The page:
Huntington High School students bond over furry friend

High school is never easy, but Huntington High School’s therapy dog Charlie is there to make it easier.    

“You can’t be sad around Charlie,” says senior member of the school’s drug free club Megan Shiltz. “He won’t let that happen.”  

Counselor Anita Rogers introduced the friendly, floppy golden doodle to the small Chillicothe school in February 2019.    

 In November 2017, the son of Rogers’ close family friend committed suicide. Three months later, Rogers’ father also took his life.   

“That whole year was really traumatic and really a blur,” Rogers says.    

There were days that Rogers couldn’t bring herself to get off the couch. Her suffering affected her teenage boys, the eldest of which begged her incessantly for a new puppy. Rogers finally gave into his demands, and Charlie joined the family.    

Rogers had always wanted to train a therapy dog, but it was tucked away in her drawer of retirement ideas. Once she saw Charlie’s unwavering happy mood and goofy temperament, Rogers decided to take the leap. Charlie’s extensive training involved visiting a grief group at Ohio University Chillicothe twice a week along with an 18-week program with American Kennel Club. 

“[Charlie] created a lot of happiness in my house after what we had been through,” Rogers says. “I wanted to take something terrible that has happened in my life and use Charlie to help me build relationships with students, so maybe they don’t go down that same path with depression and anxiety.”    

In the rural, poverty-ridden region of southeastern Ohio, many students struggle with a lack of resources, hindering their ability to get the mental health care they need. Rogers, who is licensed as both a school counselor and a mental health counselor, does everything within her power to make Huntington High School a “one stop shop” for students struggling with mental health issues.  

“Because of our setting, we have to be able to provide those mental health resources within the school. And if it’s more than what I can address, we have some agencies built in that come in and work with the kids in the school. Because transportation’s an issue,” Rogers says. “A lot of these kids, their parents are not going to take them in town to get counseling because they just don’t have the gas.”  

Rogers immediately noticed Charlie’s impact on struggling students. Sophomore Madison Almonte needed some motivation, and Charlie was able to provide that.   

 “Last year, before we had Charlie, I was failing every class,” Almonte says. “And then when we got Charlie, it just made me do better.”    

Charlie has also helped to forge unlikely friendships between reserved students like Almonte and extroverts like Shiltz.   

“Madison’s really come out of her shell,” Rogers says. “I see a lot more of Madison now that Charlie’s around.”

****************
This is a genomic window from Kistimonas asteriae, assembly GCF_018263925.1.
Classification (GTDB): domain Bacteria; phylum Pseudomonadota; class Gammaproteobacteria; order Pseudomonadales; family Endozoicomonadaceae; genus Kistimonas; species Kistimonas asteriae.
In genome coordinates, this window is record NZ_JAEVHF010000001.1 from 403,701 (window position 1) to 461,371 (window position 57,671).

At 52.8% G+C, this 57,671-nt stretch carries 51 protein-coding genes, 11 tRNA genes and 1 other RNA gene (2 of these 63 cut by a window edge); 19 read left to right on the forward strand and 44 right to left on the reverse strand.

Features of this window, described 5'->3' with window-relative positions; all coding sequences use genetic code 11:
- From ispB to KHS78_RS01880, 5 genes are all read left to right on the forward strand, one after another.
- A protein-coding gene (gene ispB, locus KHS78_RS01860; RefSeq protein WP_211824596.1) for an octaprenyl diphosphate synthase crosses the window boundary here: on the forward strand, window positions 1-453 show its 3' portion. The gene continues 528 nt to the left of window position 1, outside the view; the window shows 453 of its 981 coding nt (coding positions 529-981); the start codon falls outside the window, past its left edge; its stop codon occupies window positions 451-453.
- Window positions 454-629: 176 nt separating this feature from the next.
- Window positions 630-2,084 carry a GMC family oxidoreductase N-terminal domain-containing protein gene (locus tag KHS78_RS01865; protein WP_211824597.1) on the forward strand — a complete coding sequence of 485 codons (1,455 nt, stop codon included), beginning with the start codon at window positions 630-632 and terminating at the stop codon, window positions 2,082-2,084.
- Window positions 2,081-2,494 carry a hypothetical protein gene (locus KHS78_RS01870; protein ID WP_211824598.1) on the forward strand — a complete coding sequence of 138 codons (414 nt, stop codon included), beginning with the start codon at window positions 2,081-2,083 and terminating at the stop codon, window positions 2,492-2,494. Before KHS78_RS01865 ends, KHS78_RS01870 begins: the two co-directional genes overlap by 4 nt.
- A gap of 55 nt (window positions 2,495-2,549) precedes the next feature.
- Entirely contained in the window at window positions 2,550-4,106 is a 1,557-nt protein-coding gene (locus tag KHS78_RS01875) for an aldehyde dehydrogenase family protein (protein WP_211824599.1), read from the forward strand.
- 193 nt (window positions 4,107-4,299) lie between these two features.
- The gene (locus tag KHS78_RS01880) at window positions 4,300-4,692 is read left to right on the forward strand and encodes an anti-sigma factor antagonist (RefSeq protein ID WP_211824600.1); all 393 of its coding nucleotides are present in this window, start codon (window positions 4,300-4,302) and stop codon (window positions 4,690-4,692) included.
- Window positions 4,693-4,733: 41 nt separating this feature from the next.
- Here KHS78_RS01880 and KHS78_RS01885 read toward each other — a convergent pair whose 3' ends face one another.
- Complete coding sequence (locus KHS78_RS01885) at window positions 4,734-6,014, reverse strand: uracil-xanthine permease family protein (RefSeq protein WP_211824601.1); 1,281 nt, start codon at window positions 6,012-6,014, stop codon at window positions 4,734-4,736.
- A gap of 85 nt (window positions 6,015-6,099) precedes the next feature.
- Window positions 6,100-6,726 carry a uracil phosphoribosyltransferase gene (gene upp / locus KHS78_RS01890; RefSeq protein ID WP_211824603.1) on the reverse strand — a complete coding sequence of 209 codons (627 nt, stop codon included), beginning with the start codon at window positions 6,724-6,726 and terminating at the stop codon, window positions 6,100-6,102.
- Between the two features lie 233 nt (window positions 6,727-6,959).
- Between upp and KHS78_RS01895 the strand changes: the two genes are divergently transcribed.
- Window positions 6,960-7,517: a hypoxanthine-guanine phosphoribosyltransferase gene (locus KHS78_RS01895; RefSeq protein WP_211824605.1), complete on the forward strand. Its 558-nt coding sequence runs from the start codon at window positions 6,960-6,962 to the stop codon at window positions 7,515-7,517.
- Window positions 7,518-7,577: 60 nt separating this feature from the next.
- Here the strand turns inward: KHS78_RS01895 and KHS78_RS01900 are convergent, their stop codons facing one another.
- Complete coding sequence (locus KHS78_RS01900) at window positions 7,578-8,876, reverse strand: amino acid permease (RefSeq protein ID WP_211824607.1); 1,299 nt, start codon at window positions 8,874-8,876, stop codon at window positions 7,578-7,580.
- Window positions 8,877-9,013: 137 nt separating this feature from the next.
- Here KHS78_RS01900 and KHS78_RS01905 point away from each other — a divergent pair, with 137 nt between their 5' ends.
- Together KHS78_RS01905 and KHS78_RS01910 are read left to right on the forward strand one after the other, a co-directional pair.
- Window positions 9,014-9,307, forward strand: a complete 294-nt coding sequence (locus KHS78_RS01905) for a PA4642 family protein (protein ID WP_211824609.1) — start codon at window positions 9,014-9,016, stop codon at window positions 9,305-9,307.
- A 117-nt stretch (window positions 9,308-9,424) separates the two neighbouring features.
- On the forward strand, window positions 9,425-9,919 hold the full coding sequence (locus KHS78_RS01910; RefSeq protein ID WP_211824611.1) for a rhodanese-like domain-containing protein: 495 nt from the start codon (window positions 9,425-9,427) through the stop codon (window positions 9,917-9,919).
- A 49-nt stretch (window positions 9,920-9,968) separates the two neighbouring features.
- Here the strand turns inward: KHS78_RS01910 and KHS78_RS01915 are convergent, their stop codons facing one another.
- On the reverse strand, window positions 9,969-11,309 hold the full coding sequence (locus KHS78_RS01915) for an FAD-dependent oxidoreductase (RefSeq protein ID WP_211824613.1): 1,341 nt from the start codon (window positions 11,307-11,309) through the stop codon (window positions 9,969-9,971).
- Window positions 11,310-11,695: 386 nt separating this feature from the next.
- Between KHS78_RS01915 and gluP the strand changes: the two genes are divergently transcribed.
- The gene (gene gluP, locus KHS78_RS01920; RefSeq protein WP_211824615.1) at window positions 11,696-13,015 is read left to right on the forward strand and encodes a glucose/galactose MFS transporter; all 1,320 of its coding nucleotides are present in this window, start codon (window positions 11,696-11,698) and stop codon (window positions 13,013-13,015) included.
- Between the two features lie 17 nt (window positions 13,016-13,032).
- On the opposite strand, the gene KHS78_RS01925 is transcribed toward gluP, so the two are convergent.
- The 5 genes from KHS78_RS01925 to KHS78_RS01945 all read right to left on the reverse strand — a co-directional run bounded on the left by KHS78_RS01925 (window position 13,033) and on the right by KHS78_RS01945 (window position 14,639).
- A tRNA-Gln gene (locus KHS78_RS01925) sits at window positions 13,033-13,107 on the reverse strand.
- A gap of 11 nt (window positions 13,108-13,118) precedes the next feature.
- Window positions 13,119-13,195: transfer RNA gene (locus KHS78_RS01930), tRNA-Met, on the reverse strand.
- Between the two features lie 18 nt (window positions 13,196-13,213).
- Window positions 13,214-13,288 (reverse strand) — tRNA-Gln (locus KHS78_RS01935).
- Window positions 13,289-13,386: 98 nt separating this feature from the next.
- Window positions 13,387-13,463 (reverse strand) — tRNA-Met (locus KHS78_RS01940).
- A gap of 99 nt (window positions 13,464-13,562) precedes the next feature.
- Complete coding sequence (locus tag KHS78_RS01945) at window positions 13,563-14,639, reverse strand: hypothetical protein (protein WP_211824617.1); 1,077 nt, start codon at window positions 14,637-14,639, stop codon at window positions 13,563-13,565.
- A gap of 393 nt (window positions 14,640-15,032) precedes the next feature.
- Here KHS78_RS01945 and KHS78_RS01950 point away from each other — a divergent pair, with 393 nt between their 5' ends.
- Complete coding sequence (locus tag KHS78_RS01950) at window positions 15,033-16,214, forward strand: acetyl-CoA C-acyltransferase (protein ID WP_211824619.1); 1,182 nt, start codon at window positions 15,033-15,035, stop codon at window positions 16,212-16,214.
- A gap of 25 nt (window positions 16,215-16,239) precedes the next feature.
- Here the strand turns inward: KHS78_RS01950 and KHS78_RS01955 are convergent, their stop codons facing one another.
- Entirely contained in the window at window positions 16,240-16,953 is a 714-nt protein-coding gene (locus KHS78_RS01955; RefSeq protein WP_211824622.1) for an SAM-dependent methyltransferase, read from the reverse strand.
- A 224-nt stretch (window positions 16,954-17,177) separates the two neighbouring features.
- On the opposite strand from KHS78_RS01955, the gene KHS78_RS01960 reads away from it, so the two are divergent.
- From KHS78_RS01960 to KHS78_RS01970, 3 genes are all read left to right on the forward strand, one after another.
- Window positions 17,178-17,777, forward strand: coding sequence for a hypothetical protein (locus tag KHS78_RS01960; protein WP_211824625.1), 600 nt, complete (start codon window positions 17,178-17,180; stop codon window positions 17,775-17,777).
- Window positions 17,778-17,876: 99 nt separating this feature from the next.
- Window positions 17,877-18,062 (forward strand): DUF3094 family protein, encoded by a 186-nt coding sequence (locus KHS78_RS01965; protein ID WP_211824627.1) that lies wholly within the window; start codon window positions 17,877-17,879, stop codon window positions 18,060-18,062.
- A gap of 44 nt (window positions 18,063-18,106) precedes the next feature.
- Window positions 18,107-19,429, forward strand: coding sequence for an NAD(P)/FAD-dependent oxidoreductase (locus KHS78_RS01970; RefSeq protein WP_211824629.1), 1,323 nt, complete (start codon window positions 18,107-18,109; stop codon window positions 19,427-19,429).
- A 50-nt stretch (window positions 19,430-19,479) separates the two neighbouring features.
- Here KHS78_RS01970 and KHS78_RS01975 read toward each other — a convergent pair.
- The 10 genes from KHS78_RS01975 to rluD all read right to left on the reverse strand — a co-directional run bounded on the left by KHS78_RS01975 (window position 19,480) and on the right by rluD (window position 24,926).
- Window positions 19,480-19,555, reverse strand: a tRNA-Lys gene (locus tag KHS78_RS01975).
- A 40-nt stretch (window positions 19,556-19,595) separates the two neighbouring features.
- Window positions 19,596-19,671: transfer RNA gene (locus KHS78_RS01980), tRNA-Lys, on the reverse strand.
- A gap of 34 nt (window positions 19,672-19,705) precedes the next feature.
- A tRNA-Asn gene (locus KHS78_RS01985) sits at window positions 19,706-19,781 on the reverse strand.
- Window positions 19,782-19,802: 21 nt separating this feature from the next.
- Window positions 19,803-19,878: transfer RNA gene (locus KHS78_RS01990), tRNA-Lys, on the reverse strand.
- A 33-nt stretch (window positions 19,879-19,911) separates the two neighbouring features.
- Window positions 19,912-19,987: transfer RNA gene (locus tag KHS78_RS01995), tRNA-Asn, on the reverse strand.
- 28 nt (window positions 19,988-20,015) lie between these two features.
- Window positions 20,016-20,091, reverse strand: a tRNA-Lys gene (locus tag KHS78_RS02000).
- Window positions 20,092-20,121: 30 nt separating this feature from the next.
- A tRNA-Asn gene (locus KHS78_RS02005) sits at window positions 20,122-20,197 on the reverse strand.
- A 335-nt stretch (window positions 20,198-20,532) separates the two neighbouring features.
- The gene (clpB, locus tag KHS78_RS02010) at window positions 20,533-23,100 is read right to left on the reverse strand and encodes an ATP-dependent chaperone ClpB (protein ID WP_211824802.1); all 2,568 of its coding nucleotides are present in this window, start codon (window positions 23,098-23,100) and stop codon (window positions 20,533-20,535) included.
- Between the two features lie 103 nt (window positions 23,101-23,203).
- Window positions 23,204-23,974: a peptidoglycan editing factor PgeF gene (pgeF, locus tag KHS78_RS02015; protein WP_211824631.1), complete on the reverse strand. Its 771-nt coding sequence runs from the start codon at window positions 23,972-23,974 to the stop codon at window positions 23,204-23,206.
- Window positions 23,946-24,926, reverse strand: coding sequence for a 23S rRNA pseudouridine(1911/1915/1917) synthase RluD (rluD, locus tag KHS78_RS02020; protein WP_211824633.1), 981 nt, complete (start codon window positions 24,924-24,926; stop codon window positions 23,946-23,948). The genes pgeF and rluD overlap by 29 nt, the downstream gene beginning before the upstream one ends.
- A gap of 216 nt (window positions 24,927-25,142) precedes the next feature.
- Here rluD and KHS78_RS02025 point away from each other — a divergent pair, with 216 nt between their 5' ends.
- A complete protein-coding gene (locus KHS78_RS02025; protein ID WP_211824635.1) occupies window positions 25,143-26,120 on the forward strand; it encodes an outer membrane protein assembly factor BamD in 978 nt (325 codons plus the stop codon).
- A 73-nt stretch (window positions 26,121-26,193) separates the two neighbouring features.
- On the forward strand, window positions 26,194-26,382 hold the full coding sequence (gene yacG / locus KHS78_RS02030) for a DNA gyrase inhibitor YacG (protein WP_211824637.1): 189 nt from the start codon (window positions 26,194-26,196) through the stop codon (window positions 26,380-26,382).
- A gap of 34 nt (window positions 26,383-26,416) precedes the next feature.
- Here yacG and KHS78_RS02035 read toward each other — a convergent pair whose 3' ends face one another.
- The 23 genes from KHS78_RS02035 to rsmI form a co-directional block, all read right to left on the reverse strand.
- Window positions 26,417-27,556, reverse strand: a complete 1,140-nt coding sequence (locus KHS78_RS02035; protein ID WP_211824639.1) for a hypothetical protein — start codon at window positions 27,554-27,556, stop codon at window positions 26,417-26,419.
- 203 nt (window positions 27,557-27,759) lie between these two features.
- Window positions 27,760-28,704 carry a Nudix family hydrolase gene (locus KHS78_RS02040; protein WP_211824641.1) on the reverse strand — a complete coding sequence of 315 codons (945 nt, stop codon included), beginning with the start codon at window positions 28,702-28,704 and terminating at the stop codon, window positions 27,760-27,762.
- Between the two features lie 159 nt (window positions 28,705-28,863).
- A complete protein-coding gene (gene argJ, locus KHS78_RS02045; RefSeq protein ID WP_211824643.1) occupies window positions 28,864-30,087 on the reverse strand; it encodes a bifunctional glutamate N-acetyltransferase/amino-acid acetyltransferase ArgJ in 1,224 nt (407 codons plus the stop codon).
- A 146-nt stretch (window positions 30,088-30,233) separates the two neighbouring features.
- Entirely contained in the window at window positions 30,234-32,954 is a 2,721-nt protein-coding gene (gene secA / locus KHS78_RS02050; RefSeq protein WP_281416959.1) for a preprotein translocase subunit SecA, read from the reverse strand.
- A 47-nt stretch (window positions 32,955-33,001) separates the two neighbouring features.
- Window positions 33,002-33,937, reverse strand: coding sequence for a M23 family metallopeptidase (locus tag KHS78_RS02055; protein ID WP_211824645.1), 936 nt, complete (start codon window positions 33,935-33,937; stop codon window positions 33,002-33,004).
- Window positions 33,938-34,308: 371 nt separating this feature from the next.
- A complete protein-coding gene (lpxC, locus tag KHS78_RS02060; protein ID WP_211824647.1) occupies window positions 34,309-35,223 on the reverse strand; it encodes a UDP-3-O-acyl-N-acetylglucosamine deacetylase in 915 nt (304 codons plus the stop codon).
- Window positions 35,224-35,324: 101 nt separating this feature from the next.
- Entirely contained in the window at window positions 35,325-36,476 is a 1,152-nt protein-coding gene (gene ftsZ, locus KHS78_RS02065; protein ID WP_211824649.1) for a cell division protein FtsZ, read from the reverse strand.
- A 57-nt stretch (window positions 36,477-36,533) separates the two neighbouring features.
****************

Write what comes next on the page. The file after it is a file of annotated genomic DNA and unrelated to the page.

Shiltz has down days too, and it’s Charlie to the rescue.    

“Last year I had a really hard time,” Shiltz says. “I had gone into a panic attack at school. And I sat down in the office and Charlie just laid with me the whole time. And it just really helped to calm me down … focusing on just petting Charlie.”   

Charlie works as a unifying force for the Huntington student body. He makes appearances at club meetings, sporting events and even recruitment week for Drug Free Club of which Shiltz is a member.    

“Before Charlie came, we were all just here,” Shiltz says. “But now that we have Charlie, it brings us all together. Seniors to freshman.”  

Other schools in the surrounding area have followed Huntington’s lead, getting their own therapy dogs, but several Huntington students expressed that they don’t believe other schools could replicate the bond they share with Charlie.   

“He’s not a dog; he’s a friend,” says junior Lincoln Grubb.    

Rogers is pleased to see Charlie touch so many lives. One of Charlie’s most impactful moments, she recalls, was in a visit with a student who had been having suicidal thoughts. The student had his guard up in previous visits with Rogers, but with Charlie’s non-threatening presence, Rogers was able to ease him into sharing his struggle, so that she could get him the help he needed.   

 “He breaks the ice of conversation between me and that person,” Rogers says.  

Charlie has been the key to exploring just how impactful Rogers can be in her position.    

 “He’s really impacted the culture of the school and I know he’s really impacted some individual students,” says Rogers. “It’s helped me a lot knowing that I can do something to help other people.”  

Halle Weber

Halle Weber is a senior majoring in Journalism at the E.W. Scripps School of Communications at Ohio University. She has contributed to The Post writing music blogs, features and album and concert reviews throughout her entire time here at Ohio University. She also had her own music column freshman and sophomore year at The Post. Halle is also a contributing writer for Cleveland Scene, where she hand-picks touring musicians to interview for features. This experience has been a dream come true for Halle, allowing her to speak to some of her favorite musicians. Halle also reviews concerts for Cleveland Scene. She furthered her media experience with a focus in music by interning in the marketing department at The Rock & Roll Hall of Fame. There, she wrote website content, advertisements and press releases. Halle has also been published in Cleveland Magazine. She looks forward to graduating in December and continuing to pursue her passion at home in Cleveland, OH.